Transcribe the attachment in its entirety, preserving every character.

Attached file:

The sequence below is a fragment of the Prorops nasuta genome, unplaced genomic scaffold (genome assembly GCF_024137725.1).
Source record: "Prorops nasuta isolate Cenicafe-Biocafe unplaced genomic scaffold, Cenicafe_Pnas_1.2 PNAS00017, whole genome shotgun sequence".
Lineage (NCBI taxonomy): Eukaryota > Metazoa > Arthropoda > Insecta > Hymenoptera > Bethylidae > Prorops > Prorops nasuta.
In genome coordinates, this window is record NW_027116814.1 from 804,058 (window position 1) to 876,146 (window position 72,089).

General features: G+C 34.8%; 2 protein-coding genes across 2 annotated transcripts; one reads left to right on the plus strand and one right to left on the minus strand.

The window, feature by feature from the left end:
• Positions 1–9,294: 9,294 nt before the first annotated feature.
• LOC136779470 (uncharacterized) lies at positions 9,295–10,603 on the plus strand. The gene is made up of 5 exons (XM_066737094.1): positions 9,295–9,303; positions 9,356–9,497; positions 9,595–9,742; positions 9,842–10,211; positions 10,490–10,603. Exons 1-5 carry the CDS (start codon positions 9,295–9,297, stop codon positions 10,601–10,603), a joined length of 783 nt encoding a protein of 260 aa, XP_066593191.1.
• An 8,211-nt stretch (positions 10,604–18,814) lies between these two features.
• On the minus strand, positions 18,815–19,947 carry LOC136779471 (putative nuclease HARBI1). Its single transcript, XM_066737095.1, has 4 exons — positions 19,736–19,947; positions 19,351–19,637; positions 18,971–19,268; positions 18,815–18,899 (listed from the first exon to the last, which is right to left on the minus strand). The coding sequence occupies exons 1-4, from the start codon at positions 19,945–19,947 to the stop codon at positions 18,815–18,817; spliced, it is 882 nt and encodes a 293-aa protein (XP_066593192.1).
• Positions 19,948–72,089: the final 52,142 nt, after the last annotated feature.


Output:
The sequence below is a fragment of the Prorops nasuta genome, unplaced genomic scaffold (genome assembly GCF_024137725.1).
Source record: "Prorops nasuta isolate Cenicafe-Biocafe unplaced genomic scaffold, Cenicafe_Pnas_1.2 PNAS00017, whole genome shotgun sequence".
Lineage (NCBI taxonomy): Eukaryota > Metazoa > Arthropoda > Insecta > Hymenoptera > Bethylidae > Prorops > Prorops nasuta.
In genome coordinates, this window is record NW_027116814.1 from 804,058 (window position 1) to 876,146 (window position 72,089).

General features: G+C 34.8%; 2 protein-coding genes across 2 annotated transcripts; one reads left to right on the plus strand and one right to left on the minus strand.

The window, feature by feature from the left end:
• Positions 1–9,294: 9,294 nt before the first annotated feature.
• LOC136779470 (uncharacterized) lies at positions 9,295–10,603 on the plus strand. The gene is made up of 5 exons (XM_066737094.1): positions 9,295–9,303; positions 9,356–9,497; positions 9,595–9,742; positions 9,842–10,211; positions 10,490–10,603. Exons 1-5 carry the CDS (start codon positions 9,295–9,297, stop codon positions 10,601–10,603), a joined length of 783 nt encoding a protein of 260 aa, XP_066593191.1.
• An 8,211-nt stretch (positions 10,604–18,814) lies between these two features.
• On the minus strand, positions 18,815–19,947 carry LOC136779471 (putative nuclease HARBI1). Its single transcript, XM_066737095.1, has 4 exons — positions 19,736–19,947; positions 19,351–19,637; positions 18,971–19,268; positions 18,815–18,899 (listed from the first exon to the last, which is right to left on the minus strand). The coding sequence occupies exons 1-4, from the start codon at positions 19,945–19,947 to the stop codon at positions 18,815–18,817; spliced, it is 882 nt and encodes a 293-aa protein (XP_066593192.1).
• Positions 19,948–72,089: the final 52,142 nt, after the last annotated feature.